• Amy Locane

Crohn's Disease's newest treatments: Hello Hope!

Updated: Feb 7

Crohn's Disease affects someone in my family, so any progress or treatment news is very exciting to me. CD (Crohn's Disease) belongs to a group of conditions of IBD ( Inflammatory Bowel Disease). CD is a chronic inflammatory disease of the (GI) Gastrointestinal track, and often shows up in patches anywhere in the small intestine.

CD is an autoimmune disease, which means the immune system attacks healthy cells in the GI, causing inflammation. This causes flare ups. CD is either in remission or in a flare up. There is no cure, but there is treatment.

Treatment for CD varies at how moderate or severe the condition is. The goal of treatment is to reduce inflammation, heal the intestine and keep symptoms away. Crohn's patients often lose weight because of the disease, so another goal is to keep the body growing.

One of the treatment paths to take is Nutritional Therapy.

Other treatments include the medications (5-ASA), Corticosteroids, Antibiotics, Immunomodulators, and Biologics.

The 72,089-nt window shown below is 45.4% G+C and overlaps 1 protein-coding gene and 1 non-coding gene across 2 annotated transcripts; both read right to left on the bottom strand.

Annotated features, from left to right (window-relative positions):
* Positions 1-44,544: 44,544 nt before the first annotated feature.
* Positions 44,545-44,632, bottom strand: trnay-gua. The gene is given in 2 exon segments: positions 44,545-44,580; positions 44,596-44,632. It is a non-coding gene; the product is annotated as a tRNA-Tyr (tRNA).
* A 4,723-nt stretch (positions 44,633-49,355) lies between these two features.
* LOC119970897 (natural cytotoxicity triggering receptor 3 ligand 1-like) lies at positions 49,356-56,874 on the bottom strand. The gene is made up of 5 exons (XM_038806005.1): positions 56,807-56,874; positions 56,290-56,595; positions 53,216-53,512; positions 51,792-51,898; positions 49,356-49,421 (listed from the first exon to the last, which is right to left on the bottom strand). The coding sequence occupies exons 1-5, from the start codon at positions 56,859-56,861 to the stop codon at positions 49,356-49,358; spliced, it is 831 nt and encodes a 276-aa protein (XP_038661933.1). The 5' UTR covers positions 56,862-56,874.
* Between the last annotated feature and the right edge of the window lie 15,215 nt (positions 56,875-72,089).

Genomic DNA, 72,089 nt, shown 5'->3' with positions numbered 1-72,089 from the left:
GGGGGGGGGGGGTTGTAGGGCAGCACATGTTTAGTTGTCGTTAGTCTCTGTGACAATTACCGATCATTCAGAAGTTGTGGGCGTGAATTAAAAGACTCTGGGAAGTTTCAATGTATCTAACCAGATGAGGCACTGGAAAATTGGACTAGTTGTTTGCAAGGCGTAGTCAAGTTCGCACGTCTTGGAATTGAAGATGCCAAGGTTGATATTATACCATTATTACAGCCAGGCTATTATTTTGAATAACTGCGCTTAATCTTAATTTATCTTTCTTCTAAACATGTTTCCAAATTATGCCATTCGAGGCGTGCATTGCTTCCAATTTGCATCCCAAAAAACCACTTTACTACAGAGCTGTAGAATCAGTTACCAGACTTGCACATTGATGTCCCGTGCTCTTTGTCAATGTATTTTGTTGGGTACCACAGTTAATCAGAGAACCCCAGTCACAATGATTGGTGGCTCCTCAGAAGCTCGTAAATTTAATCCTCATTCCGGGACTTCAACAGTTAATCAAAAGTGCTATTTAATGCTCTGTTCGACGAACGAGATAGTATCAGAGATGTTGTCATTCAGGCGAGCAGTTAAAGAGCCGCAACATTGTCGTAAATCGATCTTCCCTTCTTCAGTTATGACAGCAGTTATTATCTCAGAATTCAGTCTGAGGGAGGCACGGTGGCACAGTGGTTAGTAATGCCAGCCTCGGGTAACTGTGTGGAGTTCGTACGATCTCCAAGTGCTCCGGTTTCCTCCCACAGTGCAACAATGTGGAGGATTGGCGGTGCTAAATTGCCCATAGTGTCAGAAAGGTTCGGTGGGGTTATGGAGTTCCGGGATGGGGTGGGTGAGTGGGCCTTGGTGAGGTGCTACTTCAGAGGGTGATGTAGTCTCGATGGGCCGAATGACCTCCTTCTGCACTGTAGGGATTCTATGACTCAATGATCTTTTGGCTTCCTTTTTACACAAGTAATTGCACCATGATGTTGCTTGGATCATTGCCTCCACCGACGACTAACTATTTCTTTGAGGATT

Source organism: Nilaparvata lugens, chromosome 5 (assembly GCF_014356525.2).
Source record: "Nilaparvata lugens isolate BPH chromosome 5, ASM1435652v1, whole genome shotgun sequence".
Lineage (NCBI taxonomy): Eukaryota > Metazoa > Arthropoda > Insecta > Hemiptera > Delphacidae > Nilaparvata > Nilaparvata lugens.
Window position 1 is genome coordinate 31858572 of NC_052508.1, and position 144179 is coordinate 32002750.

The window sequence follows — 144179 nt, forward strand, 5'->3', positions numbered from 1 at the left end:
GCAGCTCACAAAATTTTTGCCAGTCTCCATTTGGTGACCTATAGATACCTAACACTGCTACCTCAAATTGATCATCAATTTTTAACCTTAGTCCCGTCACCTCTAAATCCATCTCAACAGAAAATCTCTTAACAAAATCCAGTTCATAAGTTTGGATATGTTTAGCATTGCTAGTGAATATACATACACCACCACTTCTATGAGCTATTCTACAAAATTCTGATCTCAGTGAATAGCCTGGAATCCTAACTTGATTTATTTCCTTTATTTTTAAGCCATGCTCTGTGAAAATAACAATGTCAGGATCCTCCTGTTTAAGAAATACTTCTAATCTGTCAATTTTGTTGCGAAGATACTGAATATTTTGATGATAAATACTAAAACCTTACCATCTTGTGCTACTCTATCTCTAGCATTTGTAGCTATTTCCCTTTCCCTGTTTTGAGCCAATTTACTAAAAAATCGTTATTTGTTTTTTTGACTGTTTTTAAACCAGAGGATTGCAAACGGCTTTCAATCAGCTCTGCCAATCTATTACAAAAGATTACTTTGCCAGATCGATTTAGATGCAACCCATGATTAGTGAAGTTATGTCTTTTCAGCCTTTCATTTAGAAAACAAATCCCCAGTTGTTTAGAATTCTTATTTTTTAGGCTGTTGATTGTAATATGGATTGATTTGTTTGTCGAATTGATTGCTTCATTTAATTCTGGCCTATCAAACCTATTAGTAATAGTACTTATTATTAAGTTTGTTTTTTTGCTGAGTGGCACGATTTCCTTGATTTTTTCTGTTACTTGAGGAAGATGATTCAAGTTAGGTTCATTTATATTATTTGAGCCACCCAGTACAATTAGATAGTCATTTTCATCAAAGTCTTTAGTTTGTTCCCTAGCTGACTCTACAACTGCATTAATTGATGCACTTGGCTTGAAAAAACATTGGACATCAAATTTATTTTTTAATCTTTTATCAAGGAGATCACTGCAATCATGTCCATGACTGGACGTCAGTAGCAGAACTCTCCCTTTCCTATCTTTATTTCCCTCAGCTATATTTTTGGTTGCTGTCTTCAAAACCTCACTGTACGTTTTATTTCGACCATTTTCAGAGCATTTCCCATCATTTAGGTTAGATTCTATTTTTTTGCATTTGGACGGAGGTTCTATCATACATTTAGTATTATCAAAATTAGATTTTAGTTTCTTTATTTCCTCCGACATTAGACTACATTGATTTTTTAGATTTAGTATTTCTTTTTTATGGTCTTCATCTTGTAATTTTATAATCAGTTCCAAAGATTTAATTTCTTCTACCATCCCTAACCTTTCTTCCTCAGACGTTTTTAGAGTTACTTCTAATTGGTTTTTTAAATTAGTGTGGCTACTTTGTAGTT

Biologics are the newest treatments available to Crohn's patients. The treatment involves an IV infusion and then a number of injections depending on what biologic you are taking. Biologics target the proteins causing inflammation. Of course there are side effects, some quite serious, and you also have to hope it is keeping your CD in remission. But, this treatment, if pliable with your body, would be a blessing to all of those suffering with the flare ups that come with Crohn's Disease.

The causes of CD are heredity. If a member of your family has IBS (Irritated Bowel Syndrome), or IBD, the chances of their offspring having CD are much greater. I've always had IBS and never knew it. I had to go through something severely stressful to go to a doctor for it, so unfortunately, it makes sense that my family member has CD.

On the upside, my family member is one tough cookie, and I think it's because of all of the hardships she has endured, one of them being, just the diagnosis process itself. CD is very hard to pinpoint. Symptoms (diarrhea, fatigue, aches in joints, blood in stools) are often the indications of any number of diseases. For example, when blood tests come back showing low levels of iron, anemia is often the diagnosis. As a result of the tricky identification of the disease, so many blood tests were needed. And now, when she gets a "shot" for something.....she's a pro. And HOPE fully one who is on her way to CD remission.

If you or someone you love suffers from Crohn's Disease, and you would like to know more, this is a great websites to visit:

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